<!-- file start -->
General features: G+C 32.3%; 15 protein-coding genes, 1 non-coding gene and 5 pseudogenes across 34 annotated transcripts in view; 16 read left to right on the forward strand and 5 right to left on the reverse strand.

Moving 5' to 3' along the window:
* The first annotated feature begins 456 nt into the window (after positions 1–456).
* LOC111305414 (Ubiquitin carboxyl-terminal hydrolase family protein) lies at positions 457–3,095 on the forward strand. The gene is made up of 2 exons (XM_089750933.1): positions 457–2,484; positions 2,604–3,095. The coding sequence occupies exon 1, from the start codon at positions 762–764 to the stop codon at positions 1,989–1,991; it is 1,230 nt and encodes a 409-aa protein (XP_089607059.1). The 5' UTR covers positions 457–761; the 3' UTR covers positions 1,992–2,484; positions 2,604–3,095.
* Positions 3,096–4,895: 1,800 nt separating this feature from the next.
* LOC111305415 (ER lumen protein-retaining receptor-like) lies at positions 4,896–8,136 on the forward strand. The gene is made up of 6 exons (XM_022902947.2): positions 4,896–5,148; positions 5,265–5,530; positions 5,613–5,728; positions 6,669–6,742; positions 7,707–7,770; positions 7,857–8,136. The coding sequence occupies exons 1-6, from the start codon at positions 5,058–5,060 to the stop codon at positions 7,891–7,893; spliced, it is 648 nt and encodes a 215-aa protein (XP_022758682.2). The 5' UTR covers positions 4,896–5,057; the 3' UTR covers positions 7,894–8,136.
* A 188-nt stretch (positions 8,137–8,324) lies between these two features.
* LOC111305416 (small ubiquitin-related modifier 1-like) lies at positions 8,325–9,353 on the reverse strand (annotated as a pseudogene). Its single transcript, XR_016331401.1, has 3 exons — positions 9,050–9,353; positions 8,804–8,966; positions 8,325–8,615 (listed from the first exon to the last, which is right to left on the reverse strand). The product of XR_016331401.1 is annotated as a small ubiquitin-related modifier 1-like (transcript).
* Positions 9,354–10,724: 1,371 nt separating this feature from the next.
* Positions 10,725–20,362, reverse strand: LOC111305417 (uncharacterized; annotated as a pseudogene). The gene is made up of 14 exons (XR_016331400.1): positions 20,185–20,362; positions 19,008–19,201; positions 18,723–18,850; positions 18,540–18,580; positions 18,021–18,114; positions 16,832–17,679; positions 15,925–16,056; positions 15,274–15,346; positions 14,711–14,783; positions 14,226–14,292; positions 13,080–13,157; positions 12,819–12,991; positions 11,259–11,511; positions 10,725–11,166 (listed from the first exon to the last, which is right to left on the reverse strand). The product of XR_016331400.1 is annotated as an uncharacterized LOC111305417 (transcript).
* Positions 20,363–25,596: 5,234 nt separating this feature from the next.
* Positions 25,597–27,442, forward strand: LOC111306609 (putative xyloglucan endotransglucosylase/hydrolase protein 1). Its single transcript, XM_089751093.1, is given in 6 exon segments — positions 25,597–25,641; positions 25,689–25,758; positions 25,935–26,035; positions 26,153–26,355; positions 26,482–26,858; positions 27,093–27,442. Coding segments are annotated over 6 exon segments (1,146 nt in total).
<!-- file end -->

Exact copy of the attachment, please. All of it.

General features: G+C 32.3%; 15 protein-coding genes, 1 non-coding gene and 5 pseudogenes across 34 annotated transcripts in view; 16 read left to right on the forward strand and 5 right to left on the reverse strand.

Moving 5' to 3' along the window:
* The first annotated feature begins 456 nt into the window (after positions 1–456).
* LOC111305414 (Ubiquitin carboxyl-terminal hydrolase family protein) lies at positions 457–3,095 on the forward strand. The gene is made up of 2 exons (XM_089750933.1): positions 457–2,484; positions 2,604–3,095. The coding sequence occupies exon 1, from the start codon at positions 762–764 to the stop codon at positions 1,989–1,991; it is 1,230 nt and encodes a 409-aa protein (XP_089607059.1). The 5' UTR covers positions 457–761; the 3' UTR covers positions 1,992–2,484; positions 2,604–3,095.
* Positions 3,096–4,895: 1,800 nt separating this feature from the next.
* LOC111305415 (ER lumen protein-retaining receptor-like) lies at positions 4,896–8,136 on the forward strand. The gene is made up of 6 exons (XM_022902947.2): positions 4,896–5,148; positions 5,265–5,530; positions 5,613–5,728; positions 6,669–6,742; positions 7,707–7,770; positions 7,857–8,136. The coding sequence occupies exons 1-6, from the start codon at positions 5,058–5,060 to the stop codon at positions 7,891–7,893; spliced, it is 648 nt and encodes a 215-aa protein (XP_022758682.2). The 5' UTR covers positions 4,896–5,057; the 3' UTR covers positions 7,894–8,136.
* A 188-nt stretch (positions 8,137–8,324) lies between these two features.
* LOC111305416 (small ubiquitin-related modifier 1-like) lies at positions 8,325–9,353 on the reverse strand (annotated as a pseudogene). Its single transcript, XR_016331401.1, has 3 exons — positions 9,050–9,353; positions 8,804–8,966; positions 8,325–8,615 (listed from the first exon to the last, which is right to left on the reverse strand). The product of XR_016331401.1 is annotated as a small ubiquitin-related modifier 1-like (transcript).
* Positions 9,354–10,724: 1,371 nt separating this feature from the next.
* Positions 10,725–20,362, reverse strand: LOC111305417 (uncharacterized; annotated as a pseudogene). The gene is made up of 14 exons (XR_016331400.1): positions 20,185–20,362; positions 19,008–19,201; positions 18,723–18,850; positions 18,540–18,580; positions 18,021–18,114; positions 16,832–17,679; positions 15,925–16,056; positions 15,274–15,346; positions 14,711–14,783; positions 14,226–14,292; positions 13,080–13,157; positions 12,819–12,991; positions 11,259–11,511; positions 10,725–11,166 (listed from the first exon to the last, which is right to left on the reverse strand). The product of XR_016331400.1 is annotated as an uncharacterized LOC111305417 (transcript).
* Positions 20,363–25,596: 5,234 nt separating this feature from the next.
* Positions 25,597–27,442, forward strand: LOC111306609 (putative xyloglucan endotransglucosylase/hydrolase protein 1). Its single transcript, XM_089751093.1, is given in 6 exon segments — positions 25,597–25,641; positions 25,689–25,758; positions 25,935–26,035; positions 26,153–26,355; positions 26,482–26,858; positions 27,093–27,442. Coding segments are annotated over 6 exon segments (1,146 nt in total).